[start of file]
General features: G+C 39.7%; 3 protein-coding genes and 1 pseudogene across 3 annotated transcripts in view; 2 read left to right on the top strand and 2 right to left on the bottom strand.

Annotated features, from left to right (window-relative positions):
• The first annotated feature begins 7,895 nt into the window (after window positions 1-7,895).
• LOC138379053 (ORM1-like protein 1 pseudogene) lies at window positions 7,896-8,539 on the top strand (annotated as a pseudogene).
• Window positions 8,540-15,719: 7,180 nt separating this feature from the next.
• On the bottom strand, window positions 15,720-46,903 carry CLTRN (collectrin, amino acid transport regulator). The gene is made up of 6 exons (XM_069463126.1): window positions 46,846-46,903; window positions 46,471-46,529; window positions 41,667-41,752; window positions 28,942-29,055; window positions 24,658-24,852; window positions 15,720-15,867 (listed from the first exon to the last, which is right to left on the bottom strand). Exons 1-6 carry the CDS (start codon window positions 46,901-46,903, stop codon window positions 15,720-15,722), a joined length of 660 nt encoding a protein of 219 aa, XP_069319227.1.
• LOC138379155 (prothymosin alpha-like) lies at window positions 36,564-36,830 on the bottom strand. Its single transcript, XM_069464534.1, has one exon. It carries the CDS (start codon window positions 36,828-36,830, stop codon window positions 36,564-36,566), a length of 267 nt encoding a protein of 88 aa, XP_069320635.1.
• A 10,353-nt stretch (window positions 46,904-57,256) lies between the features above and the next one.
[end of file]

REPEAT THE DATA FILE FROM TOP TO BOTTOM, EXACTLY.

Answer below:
General features: G+C 39.7%; 3 protein-coding genes and 1 pseudogene across 3 annotated transcripts in view; 2 read left to right on the top strand and 2 right to left on the bottom strand.

Annotated features, from left to right (window-relative positions):
• The first annotated feature begins 7,895 nt into the window (after window positions 1-7,895).
• LOC138379053 (ORM1-like protein 1 pseudogene) lies at window positions 7,896-8,539 on the top strand (annotated as a pseudogene).
• Window positions 8,540-15,719: 7,180 nt separating this feature from the next.
• On the bottom strand, window positions 15,720-46,903 carry CLTRN (collectrin, amino acid transport regulator). The gene is made up of 6 exons (XM_069463126.1): window positions 46,846-46,903; window positions 46,471-46,529; window positions 41,667-41,752; window positions 28,942-29,055; window positions 24,658-24,852; window positions 15,720-15,867 (listed from the first exon to the last, which is right to left on the bottom strand). Exons 1-6 carry the CDS (start codon window positions 46,901-46,903, stop codon window positions 15,720-15,722), a joined length of 660 nt encoding a protein of 219 aa, XP_069319227.1.
• LOC138379155 (prothymosin alpha-like) lies at window positions 36,564-36,830 on the bottom strand. Its single transcript, XM_069464534.1, has one exon. It carries the CDS (start codon window positions 36,828-36,830, stop codon window positions 36,564-36,566), a length of 267 nt encoding a protein of 88 aa, XP_069320635.1.
• A 10,353-nt stretch (window positions 46,904-57,256) lies between the features above and the next one.